A few days ago I wrote a Twitter thread about the global Fastly outage that was taking place at the moment. Following my trend of recycling content for this blog, I’ll repost it here.

Right now there is a global outage that is affecting some of the most used websites, making them partially or completely unavailable. The reason is a failure in a company that you may have never heard of called Fastly. This is a story about modern web centralization.

In 1992, Tim Berners-Lee defined the HTTP protocol while working at CERN, giving birth to the Web. In practical terms, this meant that users could retrieve information from the internet with a web browser, instead of having to use client side programs tailored to each server. As we know today, the world was craving for huge amounts of cute cat pictures (and porn), so the number of websites steadily increased for the next decade. At that time things were simple. A web page was backed up by a web server hosted in a computer in someone’s home/office. When you connected to the site, your computer sent a request to the site owner’s computer, which answered with the page contents. Easy.

However, this didn’t scale well with the exponential growth of web adoption. There is only so much that an individual computer can handle, after which point users begin to receive the dreaded “Connection timed out” errors. And there is a much bigger problem derived from having lots of users: your internet bill goes crazy. The same way you have to pay to your internet provider for usage, the sites you visit do too. The bandwidth cost of a content-heavy site can bankrupt you quite easily.

That is how Content Delivery Networks (CDN) appeared. These are huge companies that deliver your static content (everything that doesn’t need to be personalized) to the user on your behalf. They make use of economies of scale to offer a lower bill than if you did it yourself. Also, they have servers located all around the world, so the content is sent to the user from the closest location, reducing the latency. It’s a win-win-win situation: website wins, because cheap; user wins because fast; CDN wins because huge amounts of money.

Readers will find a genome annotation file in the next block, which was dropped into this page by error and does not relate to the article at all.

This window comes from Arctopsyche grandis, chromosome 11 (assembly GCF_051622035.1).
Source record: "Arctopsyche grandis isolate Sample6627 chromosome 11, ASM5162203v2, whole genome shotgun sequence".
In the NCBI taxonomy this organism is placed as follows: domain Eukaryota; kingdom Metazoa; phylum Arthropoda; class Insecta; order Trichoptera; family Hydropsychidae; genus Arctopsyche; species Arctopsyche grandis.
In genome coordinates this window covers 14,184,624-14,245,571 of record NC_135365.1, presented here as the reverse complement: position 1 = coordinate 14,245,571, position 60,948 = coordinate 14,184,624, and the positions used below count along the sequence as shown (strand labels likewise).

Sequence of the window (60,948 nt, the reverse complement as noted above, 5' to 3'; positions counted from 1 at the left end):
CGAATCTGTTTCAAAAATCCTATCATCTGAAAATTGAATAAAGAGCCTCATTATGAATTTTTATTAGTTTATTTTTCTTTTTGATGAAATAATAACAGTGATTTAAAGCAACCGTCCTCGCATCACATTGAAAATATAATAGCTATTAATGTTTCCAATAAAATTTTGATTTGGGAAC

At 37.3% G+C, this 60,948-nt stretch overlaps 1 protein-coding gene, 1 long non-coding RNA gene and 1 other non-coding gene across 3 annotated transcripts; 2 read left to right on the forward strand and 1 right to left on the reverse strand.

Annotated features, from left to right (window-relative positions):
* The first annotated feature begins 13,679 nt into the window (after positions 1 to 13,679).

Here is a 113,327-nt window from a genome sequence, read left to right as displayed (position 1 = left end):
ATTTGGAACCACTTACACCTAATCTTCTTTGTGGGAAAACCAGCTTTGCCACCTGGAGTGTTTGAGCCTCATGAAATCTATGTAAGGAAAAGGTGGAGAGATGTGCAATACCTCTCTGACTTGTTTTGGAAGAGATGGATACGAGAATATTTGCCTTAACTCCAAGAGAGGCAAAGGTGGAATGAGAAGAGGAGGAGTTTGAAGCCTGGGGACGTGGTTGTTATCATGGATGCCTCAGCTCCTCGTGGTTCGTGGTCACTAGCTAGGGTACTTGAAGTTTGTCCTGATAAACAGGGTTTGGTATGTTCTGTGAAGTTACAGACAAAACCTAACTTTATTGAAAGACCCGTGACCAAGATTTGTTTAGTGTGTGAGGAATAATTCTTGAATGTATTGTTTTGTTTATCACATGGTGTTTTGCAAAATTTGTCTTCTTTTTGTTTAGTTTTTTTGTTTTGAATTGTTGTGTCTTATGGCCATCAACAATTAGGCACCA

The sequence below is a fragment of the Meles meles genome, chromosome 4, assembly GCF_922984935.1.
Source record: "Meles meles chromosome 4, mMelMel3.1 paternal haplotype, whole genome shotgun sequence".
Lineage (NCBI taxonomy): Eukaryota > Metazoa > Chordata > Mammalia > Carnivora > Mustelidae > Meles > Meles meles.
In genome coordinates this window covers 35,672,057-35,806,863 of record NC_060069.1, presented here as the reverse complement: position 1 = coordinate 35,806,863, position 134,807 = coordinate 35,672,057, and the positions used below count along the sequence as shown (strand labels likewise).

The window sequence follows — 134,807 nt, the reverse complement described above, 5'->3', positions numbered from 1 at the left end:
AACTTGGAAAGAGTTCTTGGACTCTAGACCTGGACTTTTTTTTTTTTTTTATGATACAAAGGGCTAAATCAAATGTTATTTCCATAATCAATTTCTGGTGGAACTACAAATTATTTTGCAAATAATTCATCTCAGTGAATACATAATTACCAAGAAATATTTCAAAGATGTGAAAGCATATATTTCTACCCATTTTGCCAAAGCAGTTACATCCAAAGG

The problem is that there are not so many reliable CDN providers, because the entry barrier to the market is quite high. It is just too difficult to build the needed infrastructure and negotiate worldwide cheap fees with internet providers. We have a beautiful oligopoly market. Fastly is one of those big players, along with Amazon, Google, Microsoft, Cloudflare, Akamai… Don’t get me wrong, they are amazing at what they do. Huge respect for keeping the web blazing fast. But they have become centralized points of failure for the modern internet. The issue with complex systems is that you can’t achieve 100% uptime. So from time to time, even though these hardworking teams of professionals do their best, a big CDN provider is going to suffer an outage. This will affect a big percentage of the webpages we use in a daily, as we have just witnessed.

Our (my) job as technology professionals is to design systems in a way that these incidents don’t become life endangering situations for people (e.g., online emergency services of health organizations). It is a fascinating job, but also a huge responsibility.

Oh, and this situation also applies to non-static web content (when you need a server personalizing the response for the user). The only difference is that the group of companies is slightly different and Amazon is a terrifying monopoly.

Welcome to cloud!